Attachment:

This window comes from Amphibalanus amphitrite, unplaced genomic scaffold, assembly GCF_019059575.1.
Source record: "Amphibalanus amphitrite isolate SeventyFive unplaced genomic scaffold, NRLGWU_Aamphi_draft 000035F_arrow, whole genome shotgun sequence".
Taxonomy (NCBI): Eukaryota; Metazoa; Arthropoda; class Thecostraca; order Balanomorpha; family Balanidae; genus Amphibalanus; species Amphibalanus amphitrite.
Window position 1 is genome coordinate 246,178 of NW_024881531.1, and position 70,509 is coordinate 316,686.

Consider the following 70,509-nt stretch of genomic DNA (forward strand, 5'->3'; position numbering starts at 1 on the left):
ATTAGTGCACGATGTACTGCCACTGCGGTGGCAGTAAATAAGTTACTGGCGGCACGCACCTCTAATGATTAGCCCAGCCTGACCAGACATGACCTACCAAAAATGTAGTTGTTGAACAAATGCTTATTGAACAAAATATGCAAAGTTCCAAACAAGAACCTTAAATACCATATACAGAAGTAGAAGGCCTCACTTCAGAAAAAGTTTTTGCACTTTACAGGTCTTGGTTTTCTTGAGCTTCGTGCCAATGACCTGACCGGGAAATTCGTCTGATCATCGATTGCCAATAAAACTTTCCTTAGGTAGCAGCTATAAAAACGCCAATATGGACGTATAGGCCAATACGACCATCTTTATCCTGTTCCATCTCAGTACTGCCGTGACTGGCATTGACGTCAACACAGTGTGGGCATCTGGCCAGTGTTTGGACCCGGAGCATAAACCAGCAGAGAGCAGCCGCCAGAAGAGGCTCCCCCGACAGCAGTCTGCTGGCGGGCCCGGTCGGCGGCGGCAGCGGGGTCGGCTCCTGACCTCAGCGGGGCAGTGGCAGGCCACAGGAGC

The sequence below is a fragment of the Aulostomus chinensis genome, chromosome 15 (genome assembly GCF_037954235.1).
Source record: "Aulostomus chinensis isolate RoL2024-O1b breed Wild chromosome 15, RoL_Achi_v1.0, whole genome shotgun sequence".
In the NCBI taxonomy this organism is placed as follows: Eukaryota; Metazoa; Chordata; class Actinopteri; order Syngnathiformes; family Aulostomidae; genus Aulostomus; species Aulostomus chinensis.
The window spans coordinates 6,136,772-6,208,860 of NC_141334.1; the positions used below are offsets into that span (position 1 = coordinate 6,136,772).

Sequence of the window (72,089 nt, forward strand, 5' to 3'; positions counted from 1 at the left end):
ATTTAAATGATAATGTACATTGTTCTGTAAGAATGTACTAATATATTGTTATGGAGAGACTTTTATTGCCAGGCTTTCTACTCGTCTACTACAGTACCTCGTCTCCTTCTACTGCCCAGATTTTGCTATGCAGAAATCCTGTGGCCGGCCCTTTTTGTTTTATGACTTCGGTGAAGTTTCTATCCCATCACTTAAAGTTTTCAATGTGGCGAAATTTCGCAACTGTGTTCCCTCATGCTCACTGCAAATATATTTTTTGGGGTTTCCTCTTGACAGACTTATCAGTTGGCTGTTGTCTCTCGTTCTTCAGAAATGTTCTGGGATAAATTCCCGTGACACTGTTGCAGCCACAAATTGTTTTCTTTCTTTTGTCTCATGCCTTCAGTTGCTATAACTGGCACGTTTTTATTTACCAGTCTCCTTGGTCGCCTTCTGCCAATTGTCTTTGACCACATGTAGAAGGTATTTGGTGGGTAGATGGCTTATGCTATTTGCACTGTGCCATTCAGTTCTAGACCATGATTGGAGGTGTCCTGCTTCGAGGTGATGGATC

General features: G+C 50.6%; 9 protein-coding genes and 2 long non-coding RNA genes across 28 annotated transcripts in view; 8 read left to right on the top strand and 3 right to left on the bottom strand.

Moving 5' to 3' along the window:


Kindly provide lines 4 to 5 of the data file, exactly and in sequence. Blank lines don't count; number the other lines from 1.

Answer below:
Window position 1 is genome coordinate 246,178 of NW_024881531.1, and position 70,509 is coordinate 316,686.

Consider the following 70,509-nt stretch of genomic DNA (forward strand, 5'->3'; position numbering starts at 1 on the left):